Learn more about school based occupational therapy and how OTs support students in the school-setting.
For people who aren’t familiar with our profession, there is always some confusion regarding the job title “occupational therapist”. The most common one I hear when I tell people that I’m an occupational therapist is “ oh, so you help people find jobs?“
But if you’re reading this post, chances are that you probably already know that the word “occupation” when it comes to OT is related to helping people accomplish the occupations (daily tasks, routines, and activities) that bring a sense of purpose and meaning to people’s lives.
On top of the misconceptions about our job title, there can be even more confusion about our role when you take into account the countless practice settings where you can find OT‘s. For pediatric occupational therapists like myself, these settings can include hospitals, rehabilitation facilities, outpatient clinics, clients’ homes, mental health settings, schools, and more!
The role of an occupational therapist can vary a great deal between different settings. As a pediatric OT who has spent most of my career in school based settings, I thought it would be helpful to outline what the role and responsibilities of a school based occupational therapist looks like and how it differs from the role and responsibilities of OTs in other settings.
What is school based occupational therapy?
Occupational therapists in the school system are focused on supporting a child’s overall ability to participate as successfully and fully as possible in the school environment. OT’s focus often includes: fine motor functioning, sensory processing, visual motor and visual perceptual skills, self-care skills/activities of daily living, social skills, cognitive skills and executive functioning, and more!
OTs in schools are part of the special education team that can include, special education teachers, general education teachers, school psychologists, speech language pathologists, physical therapists, and other professionals as well as students’ parents and caregivers.
School based occupational therapists evaluate students to determine whether OT services are recommended as part of the IEP (individualized education plan). If occupational therapy services are recommended in the school setting, the OT will set goals and objectives related to supporting the child’s success and independence at school. Every year, the team holds an IEP meeting where the IEP is reviewed and updated based on the child’s progress. Every 3 years, students are re-evaluated by the entire special education team to determine which services continue to be recommended.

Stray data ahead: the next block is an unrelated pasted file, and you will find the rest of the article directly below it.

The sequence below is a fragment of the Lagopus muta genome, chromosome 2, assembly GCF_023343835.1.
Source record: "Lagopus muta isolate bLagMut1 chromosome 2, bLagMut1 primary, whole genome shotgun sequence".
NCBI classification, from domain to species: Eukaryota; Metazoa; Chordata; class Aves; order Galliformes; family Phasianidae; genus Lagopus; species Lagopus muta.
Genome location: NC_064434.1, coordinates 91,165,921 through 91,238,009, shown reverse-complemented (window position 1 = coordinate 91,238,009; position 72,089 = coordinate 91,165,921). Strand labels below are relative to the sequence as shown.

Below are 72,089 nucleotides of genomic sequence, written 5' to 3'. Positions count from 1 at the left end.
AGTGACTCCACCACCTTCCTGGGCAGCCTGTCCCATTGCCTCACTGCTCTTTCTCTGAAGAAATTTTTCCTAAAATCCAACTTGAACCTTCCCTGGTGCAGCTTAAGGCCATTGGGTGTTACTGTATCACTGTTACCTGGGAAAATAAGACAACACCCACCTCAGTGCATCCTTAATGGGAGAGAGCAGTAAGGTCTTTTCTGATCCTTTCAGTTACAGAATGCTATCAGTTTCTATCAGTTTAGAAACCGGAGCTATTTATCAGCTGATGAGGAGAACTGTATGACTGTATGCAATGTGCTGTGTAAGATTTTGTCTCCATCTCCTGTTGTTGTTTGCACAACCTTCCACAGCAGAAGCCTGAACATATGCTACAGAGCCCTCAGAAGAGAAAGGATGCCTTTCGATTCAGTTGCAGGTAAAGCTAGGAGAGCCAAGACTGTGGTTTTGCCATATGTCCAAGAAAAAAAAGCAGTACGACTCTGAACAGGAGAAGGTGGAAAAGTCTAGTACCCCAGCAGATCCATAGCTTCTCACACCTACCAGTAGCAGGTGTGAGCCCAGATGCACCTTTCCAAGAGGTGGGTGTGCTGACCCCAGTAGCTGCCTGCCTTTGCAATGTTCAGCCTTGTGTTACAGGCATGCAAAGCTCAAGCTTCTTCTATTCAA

Throughout the school year, OTs in the school setting constantly collaborate and consult with a child’s teacher, parents, and other professionals on the IEP team to ensure that skills are being introduced, practiced, and generalized across the school environment.
What does a school based therapist do?
Occupational therapists in the schools are specifically concerned with students’ ability to access the educational environment safely and as independently as possible, including the classroom, hallways, cafeteria, playground, bus, etc. This role differs, sometimes significantly, from the roles of clinic-based or home-based occupational therapists, who are able to address the child’s functioning at home and around the community.
According to IDEA (Individuals with Disabilities Education Act), school based occupational therapy is a related service that provides support to a child with an identified disability so that they can benefit from special education. This can take the form of direct interventions, consultation/collaboration with the educational team, accommodations, and modifications. In contrast, outpatient therapy in a clinic setting focuses on providing services that support a child’s ability to independently and efficiently access their home or the community and approach evaluation and treatment using the medical model rather than the educational model.
These are areas that school based occupational therapy commonly focuses on:
Can the child access and effectively demonstrate fine motor skills needed to use the materials and supplies needed to participate in class (e.g. accurate cutting with scissors, efficient grasp on writing utensils)?
Can the child access and efficiently use technology devices needed in the classroom?
Do they require sensory supports or other accommodations to promote alertness, attention, or self-regulation?
Can they manage their personal materials independently (backpack, coat, shoes/boots, clothing fasteners, bathroom needs)?
Can the child maintain organization of their desk, locker, and other personal spaces?
Can they navigate the cafeteria independently (managing the lunch line, opening containers, using utensils)?
Does the child require seating or positioning supports to maximize posture, alertness, attention, etc.?
Can the child transition between activities throughout the school day without difficulty?
Can the child interact with their peers appropriately, demonstrating fulfilling friendships and social engagement?
Want to learn more about school based occupational therapy?
Check out this post, where I outline a day in the life of a school based occupational therapist.
Here’s a free printable about school based therapy from AOTA.
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